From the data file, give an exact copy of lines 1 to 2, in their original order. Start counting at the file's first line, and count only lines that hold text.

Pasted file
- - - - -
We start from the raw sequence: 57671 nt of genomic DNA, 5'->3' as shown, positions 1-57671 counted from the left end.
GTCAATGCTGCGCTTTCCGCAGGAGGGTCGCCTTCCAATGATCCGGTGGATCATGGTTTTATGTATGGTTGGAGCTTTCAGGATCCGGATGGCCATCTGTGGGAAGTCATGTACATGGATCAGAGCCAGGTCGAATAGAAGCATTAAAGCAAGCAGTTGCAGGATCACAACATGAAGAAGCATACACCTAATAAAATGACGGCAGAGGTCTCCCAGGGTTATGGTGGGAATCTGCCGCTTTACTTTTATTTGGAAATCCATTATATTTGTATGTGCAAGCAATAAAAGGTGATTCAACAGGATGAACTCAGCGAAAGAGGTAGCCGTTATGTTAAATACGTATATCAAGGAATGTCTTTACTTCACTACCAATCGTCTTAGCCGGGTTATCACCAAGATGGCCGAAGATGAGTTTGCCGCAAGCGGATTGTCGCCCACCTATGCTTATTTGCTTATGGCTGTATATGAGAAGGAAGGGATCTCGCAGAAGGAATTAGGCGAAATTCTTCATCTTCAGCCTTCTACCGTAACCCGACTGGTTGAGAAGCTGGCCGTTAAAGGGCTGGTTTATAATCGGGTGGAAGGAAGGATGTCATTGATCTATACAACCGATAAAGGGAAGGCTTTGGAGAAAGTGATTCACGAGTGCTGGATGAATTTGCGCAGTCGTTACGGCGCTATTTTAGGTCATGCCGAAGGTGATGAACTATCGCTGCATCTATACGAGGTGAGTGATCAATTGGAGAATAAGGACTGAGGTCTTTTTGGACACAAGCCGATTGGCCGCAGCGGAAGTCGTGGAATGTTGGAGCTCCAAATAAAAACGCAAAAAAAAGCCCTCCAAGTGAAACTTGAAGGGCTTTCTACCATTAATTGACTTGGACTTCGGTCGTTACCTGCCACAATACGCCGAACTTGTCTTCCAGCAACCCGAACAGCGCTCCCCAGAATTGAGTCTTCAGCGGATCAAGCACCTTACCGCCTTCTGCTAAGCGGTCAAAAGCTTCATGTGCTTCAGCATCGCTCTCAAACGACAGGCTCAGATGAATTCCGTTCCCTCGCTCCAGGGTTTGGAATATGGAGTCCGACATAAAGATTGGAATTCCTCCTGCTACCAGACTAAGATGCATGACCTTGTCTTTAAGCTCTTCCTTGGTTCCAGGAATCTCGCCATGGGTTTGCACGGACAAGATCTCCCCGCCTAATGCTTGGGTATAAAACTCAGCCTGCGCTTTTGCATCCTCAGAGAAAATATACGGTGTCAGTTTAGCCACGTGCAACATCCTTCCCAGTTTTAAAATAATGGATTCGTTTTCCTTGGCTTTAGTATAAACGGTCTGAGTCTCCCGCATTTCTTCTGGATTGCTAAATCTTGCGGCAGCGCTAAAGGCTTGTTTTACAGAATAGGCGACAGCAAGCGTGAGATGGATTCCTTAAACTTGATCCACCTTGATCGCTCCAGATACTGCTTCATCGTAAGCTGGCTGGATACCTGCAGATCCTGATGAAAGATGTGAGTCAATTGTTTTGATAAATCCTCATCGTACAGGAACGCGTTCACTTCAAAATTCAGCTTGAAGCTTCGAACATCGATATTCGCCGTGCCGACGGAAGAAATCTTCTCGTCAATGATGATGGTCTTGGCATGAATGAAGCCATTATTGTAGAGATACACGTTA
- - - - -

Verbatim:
We start from the raw sequence: 57671 nt of genomic DNA, 5'->3' as shown, positions 1-57671 counted from the left end.
GTCAATGCTGCGCTTTCCGCAGGAGGGTCGCCTTCCAATGATCCGGTGGATCATGGTTTTATGTATGGTTGGAGCTTTCAGGATCCGGATGGCCATCTGTGGGAAGTCATGTACATGGATCAGAGCCAGGTCGAATAGAAGCATTAAAGCAAGCAGTTGCAGGATCACAACATGAAGAAGCATACACCTAATAAAATGACGGCAGAGGTCTCCCAGGGTTATGGTGGGAATCTGCCGCTTTACTTTTATTTGGAAATCCATTATATTTGTATGTGCAAGCAATAAAAGGTGATTCAACAGGATGAACTCAGCGAAAGAGGTAGCCGTTATGTTAAATACGTATATCAAGGAATGTCTTTACTTCACTACCAATCGTCTTAGCCGGGTTATCACCAAGATGGCCGAAGATGAGTTTGCCGCAAGCGGATTGTCGCCCACCTATGCTTATTTGCTTATGGCTGTATATGAGAAGGAAGGGATCTCGCAGAAGGAATTAGGCGAAATTCTTCATCTTCAGCCTTCTACCGTAACCCGACTGGTTGAGAAGCTGGCCGTTAAAGGGCTGGTTTATAATCGGGTGGAAGGAAGGATGTCATTGATCTATACAACCGATAAAGGGAAGGCTTTGGAGAAAGTGATTCACGAGTGCTGGATGAATTTGCGCAGTCGTTACGGCGCTATTTTAGGTCATGCCGAAGGTGATGAACTATCGCTGCATCTATACGAGGTGAGTGATCAATTGGAGAATAAGGACTGAGGTCTTTTTGGACACAAGCCGATTGGCCGCAGCGGAAGTCGTGGAATGTTGGAGCTCCAAATAAAAACGCAAAAAAAAGCCCTCCAAGTGAAACTTGAAGGGCTTTCTACCATTAATTGACTTGGACTTCGGTCGTTACCTGCCACAATACGCCGAACTTGTCTTCCAGCAACCCGAACAGCGCTCCCCAGAATTGAGTCTTCAGCGGATCAAGCACCTTACCGCCTTCTGCTAAGCGGTCAAAAGCTTCATGTGCTTCAGCATCGCTCTCAAACGACAGGCTCAGATGAATTCCGTTCCCTCGCTCCAGGGTTTGGAATATGGAGTCCGACATAAAGATTGGAATTCCTCCTGCTACCAGACTAAGATGCATGACCTTGTCTTTAAGCTCTTCCTTGGTTCCAGGAATCTCGCCATGGGTTTGCACGGACAAGATCTCCCCGCCTAATGCTTGGGTATAAAACTCAGCCTGCGCTTTTGCATCCTCAGAGAAAATATACGGTGTCAGTTTAGCCACGTGCAACATCCTTCCCAGTTTTAAAATAATGGATTCGTTTTCCTTGGCTTTAGTATAAACGGTCTGAGTCTCCCGCATTTCTTCTGGATTGCTAAATCTTGCGGCAGCGCTAAAGGCTTGTTTTACAGAATAGGCGACAGCAAGCGTGAGATGGATTCCTTAAACTTGATCCACCTTGATCGCTCCAGATACTGCTTCATCGTAAGCTGGCTGGATACCTGCAGATCCTGATGAAAGATGTGAGTCAATTGTTTTGATAAATCCTCATCGTACAGGAACGCGTTCACTTCAAAATTCAGCTTGAAGCTTCGAACATCGATATTCGCCGTGCCGACGGAAGAAATCTTCTCGTCAATGATGATGGTCTTGGCATGAATGAAGCCATTATTGTAGAGATACACGTTA